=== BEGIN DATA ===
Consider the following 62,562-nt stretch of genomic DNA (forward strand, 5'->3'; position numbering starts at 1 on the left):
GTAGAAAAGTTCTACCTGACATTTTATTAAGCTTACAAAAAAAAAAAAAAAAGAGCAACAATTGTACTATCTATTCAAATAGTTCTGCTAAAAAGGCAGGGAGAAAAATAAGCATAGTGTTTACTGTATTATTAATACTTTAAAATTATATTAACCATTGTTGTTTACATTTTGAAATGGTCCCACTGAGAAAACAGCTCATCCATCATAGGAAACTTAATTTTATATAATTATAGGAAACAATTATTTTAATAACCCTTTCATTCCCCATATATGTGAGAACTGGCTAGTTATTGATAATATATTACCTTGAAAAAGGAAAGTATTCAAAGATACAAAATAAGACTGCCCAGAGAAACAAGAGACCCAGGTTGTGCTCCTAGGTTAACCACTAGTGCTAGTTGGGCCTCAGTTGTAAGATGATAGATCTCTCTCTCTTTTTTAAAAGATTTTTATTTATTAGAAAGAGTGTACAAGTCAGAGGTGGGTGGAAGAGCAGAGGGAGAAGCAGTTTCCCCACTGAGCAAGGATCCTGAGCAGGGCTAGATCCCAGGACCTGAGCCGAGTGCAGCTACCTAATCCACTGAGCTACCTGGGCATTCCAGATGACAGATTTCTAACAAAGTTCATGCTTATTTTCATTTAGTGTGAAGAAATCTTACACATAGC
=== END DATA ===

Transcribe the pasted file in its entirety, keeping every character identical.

Consider the following 62,562-nt stretch of genomic DNA (forward strand, 5'->3'; position numbering starts at 1 on the left):
GTAGAAAAGTTCTACCTGACATTTTATTAAGCTTACAAAAAAAAAAAAAAAAGAGCAACAATTGTACTATCTATTCAAATAGTTCTGCTAAAAAGGCAGGGAGAAAAATAAGCATAGTGTTTACTGTATTATTAATACTTTAAAATTATATTAACCATTGTTGTTTACATTTTGAAATGGTCCCACTGAGAAAACAGCTCATCCATCATAGGAAACTTAATTTTATATAATTATAGGAAACAATTATTTTAATAACCCTTTCATTCCCCATATATGTGAGAACTGGCTAGTTATTGATAATATATTACCTTGAAAAAGGAAAGTATTCAAAGATACAAAATAAGACTGCCCAGAGAAACAAGAGACCCAGGTTGTGCTCCTAGGTTAACCACTAGTGCTAGTTGGGCCTCAGTTGTAAGATGATAGATCTCTCTCTCTTTTTTAAAAGATTTTTATTTATTAGAAAGAGTGTACAAGTCAGAGGTGGGTGGAAGAGCAGAGGGAGAAGCAGTTTCCCCACTGAGCAAGGATCCTGAGCAGGGCTAGATCCCAGGACCTGAGCCGAGTGCAGCTACCTAATCCACTGAGCTACCTGGGCATTCCAGATGACAGATTTCTAACAAAGTTCATGCTTATTTTCATTTAGTGTGAAGAAATCTTACACATAGC